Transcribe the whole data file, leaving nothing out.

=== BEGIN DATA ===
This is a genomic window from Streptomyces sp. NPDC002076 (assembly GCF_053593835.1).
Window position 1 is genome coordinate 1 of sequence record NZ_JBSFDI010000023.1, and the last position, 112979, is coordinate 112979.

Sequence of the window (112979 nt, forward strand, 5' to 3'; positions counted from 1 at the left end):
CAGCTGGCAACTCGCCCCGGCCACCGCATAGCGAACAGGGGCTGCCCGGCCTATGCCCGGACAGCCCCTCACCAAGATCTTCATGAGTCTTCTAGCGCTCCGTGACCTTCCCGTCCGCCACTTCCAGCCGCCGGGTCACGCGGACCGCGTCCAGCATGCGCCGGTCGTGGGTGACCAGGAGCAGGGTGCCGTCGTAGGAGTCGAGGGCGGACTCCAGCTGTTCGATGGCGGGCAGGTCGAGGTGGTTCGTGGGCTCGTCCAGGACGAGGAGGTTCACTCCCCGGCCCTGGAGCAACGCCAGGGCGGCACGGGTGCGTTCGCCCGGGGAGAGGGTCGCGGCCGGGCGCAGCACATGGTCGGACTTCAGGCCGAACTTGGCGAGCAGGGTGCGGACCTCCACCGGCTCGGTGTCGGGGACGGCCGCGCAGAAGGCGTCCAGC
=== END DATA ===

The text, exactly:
This is a genomic window from Streptomyces sp. NPDC002076 (assembly GCF_053593835.1).
Window position 1 is genome coordinate 1 of sequence record NZ_JBSFDI010000023.1, and the last position, 112979, is coordinate 112979.

Sequence of the window (112979 nt, forward strand, 5' to 3'; positions counted from 1 at the left end):
CAGCTGGCAACTCGCCCCGGCCACCGCATAGCGAACAGGGGCTGCCCGGCCTATGCCCGGACAGCCCCTCACCAAGATCTTCATGAGTCTTCTAGCGCTCCGTGACCTTCCCGTCCGCCACTTCCAGCCGCCGGGTCACGCGGACCGCGTCCAGCATGCGCCGGTCGTGGGTGACCAGGAGCAGGGTGCCGTCGTAGGAGTCGAGGGCGGACTCCAGCTGTTCGATGGCGGGCAGGTCGAGGTGGTTCGTGGGCTCGTCCAGGACGAGGAGGTTCACTCCCCGGCCCTGGAGCAACGCCAGGGCGGCACGGGTGCGTTCGCCCGGGGAGAGGGTCGCGGCCGGGCGCAGCACATGGTCGGACTTCAGGCCGAACTTGGCGAGCAGGGTGCGGACCTCCACCGGCTCGGTGTCGGGGACGGCCGCGCAGAAGGCGTCCAGC